To answer my own question I found that 'volver a hacer' is a spanish phrase & means " do again «Idiomatic», do over «Idiomatic», re-make, redo, remake"


    Nice! I was going to translate: you are going to return to do it.


    "You are going to come back here to make out with me" Is not the correct translation.


    I think "liarse" is the verb used for the English idiom "to make out with". (Or can also be "to hook up with".) Nos liamos la semana pasada. We hooked up last week. Me gusta liarme contigo. I enjoy making out with you. :-)

    (At least, that's the one I know for Castellano. Seems like the sort of thing that's going to vary across dialects a lot.)


    It's important to know the phrases we will use the most!

    BTW, “español” and “castellano” are synonyms according to La Real Academia Española: “Castellano - Lengua española, especialmente cuando se quiere introducir una distinción respecto a otras lenguas habladas también como propias en España.” Spanish law refers to all the languages spoken in Spain as “las lenguas españolas”, which means the languages of Spain. REA also tells us that castellano may also refer to a specific dialect: “Variedad de la lengua española hablada modernamente en Castilla la Vieja.” I guess this is what you meant, but I’m troubled when people say that Spanish spoken outside of Spain does not qualify as “castellano”.


    Well, sure, but even the speakers of various dialects in Spain, outside of Castilla y León, don't seem to be amenable to that definition. (Once Català broke free, everybody wanted their differences recognized. So now you can also find people speaking and writing Valencià, Gallego, Aragonés, Asturianu, Llionés, and maybe more, for all I know. And, of course, Euskara, but that's not even related to Spanish at all. Or Proto-Indo-European, for that matter.) I'm dubious that the Academia is going to be able to enforce their opinion on farther flung communities in the Americas. :-)

    To be clear, my point is that the dialect I've learned is most strongly influenced by Castellano, the language you'd see in El País or hear in Madrid. I'm saying that the verb I was using might not be the preferred one in other dialects of Español, e.g. Español mexicano o Español chileno.


    vas sounded like pas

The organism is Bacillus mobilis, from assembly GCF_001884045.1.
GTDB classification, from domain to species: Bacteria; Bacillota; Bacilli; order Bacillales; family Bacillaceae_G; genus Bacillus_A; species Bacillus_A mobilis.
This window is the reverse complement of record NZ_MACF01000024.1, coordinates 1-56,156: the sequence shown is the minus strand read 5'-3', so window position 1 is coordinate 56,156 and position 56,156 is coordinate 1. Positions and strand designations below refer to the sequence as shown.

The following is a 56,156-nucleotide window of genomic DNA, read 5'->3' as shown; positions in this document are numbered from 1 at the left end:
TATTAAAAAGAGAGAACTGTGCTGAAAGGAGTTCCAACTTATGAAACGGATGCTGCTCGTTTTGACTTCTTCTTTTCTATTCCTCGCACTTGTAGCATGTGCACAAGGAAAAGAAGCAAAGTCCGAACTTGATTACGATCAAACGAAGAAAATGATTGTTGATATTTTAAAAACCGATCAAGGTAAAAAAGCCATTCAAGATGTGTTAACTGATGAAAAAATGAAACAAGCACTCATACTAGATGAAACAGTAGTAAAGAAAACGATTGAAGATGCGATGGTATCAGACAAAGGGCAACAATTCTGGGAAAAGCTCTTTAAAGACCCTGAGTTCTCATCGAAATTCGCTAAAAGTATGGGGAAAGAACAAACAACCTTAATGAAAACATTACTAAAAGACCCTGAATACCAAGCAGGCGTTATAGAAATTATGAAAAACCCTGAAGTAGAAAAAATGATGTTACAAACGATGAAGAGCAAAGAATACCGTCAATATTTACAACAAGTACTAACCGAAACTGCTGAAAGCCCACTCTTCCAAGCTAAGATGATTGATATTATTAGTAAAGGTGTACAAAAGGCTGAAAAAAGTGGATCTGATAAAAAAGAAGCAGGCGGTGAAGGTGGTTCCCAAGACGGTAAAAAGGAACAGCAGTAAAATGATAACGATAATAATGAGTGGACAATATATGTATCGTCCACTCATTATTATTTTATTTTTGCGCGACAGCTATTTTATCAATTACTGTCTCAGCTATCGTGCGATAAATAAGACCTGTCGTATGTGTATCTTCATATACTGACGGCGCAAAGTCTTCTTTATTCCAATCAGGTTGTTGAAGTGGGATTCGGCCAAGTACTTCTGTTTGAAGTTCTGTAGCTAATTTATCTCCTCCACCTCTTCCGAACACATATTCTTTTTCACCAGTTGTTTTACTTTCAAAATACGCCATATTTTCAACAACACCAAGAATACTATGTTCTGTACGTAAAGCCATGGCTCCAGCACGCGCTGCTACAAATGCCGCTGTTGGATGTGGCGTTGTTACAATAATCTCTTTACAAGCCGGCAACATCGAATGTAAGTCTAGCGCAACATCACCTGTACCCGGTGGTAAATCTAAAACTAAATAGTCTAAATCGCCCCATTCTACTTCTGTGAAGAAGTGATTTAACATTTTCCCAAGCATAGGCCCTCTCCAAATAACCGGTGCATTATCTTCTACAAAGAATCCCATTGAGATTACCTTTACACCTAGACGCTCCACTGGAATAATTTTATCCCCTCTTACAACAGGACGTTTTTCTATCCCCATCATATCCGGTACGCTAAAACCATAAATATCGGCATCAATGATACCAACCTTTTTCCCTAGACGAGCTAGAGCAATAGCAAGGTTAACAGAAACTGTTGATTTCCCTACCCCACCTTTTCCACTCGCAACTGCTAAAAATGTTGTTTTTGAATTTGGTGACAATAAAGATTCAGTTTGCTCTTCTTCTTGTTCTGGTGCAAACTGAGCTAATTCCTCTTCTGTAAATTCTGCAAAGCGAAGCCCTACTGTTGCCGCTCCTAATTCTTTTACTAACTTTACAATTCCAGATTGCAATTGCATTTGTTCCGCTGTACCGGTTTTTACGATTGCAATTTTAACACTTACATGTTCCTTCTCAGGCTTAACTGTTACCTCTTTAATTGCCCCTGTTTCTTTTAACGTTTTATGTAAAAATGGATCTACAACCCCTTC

I think it is a cultural problem. Cuz if you translate things literally (googlization) you will end up in funny translations. En Spanish and Latin culture: volver a hacer -> return to do it -> do it again.


    I wrote " you are going to make it back." I was wrong: '(


    The construction seems odd...Seems to me it should be Vas a volver a hacerlo; but even then "to return to do it" seems odd, if the answer they are looking for is to do it over again.


    Test out. (cough cough )


    A little context would make this so easy. But no, duo doesn't do context. People might learn stuff.


    Relax, learning sentence fragments (phrases) often proves to be helpful in recognizing them in everyday conversation. It is somewhat similar to transmitting data in packets as opposed to individual bytes.

    By observing/listening to music, news, novelas and daily conversation, we are better capable of integrating these packets into our speech patterns.

    This forum is an additional tool to be used in figuring out how phrases may be implemented. Native speakers will often chime in to help us gain a deeper understanding, as we assemble these seemingly unrelated parts into a recognizable picture.

    Rompecabezas (puzzles) work well in teaching us this process. In working them, they first "Break Heads" and then we marvel how the parts fly together as the picture nears completion.


    How do I know it means 'You are going to do it again' rather than 'You are going to come back to do it'? I put the latter and don't know why it's wrong.


    i think "you are going to return to do it " should be accepted.


    made perfect sense to me! going to do it again.


    ¿Lo vas a hacer de nuevo es no bueno?


    You continue to taunt me DL...


    This would've been a good example to use "rehacer" for.


    ¿Esta es una locución?


    Is this because duo said before that i would NEVER achieve it!


    Spainishdictionar.com translates "volver a hacer" as "return to do" as well as "come back to". Is this really wrong?


    Vas a hacerlo de nuevo?


    Does anyone else get "don't" when the hover over "volver a hacer"??


    can you say "Vas a hacer otra vez." ?


    "You will return to doing it again." Not quite colloquial but correct, I believe.


    why is "you are going to return to doing it" wrong? It means the same thing


    Why does Duolingo not accept: You are going to remake it? Volver a hacer certainly can mean "remake" as well as "redo."


    The literal apears to be "it you are going back to do" The problem with deciding this means "again" is that it is unclear if the the thing was done once (could be going back after a failed attempt to do the thing)


    why not: you are going to do it once more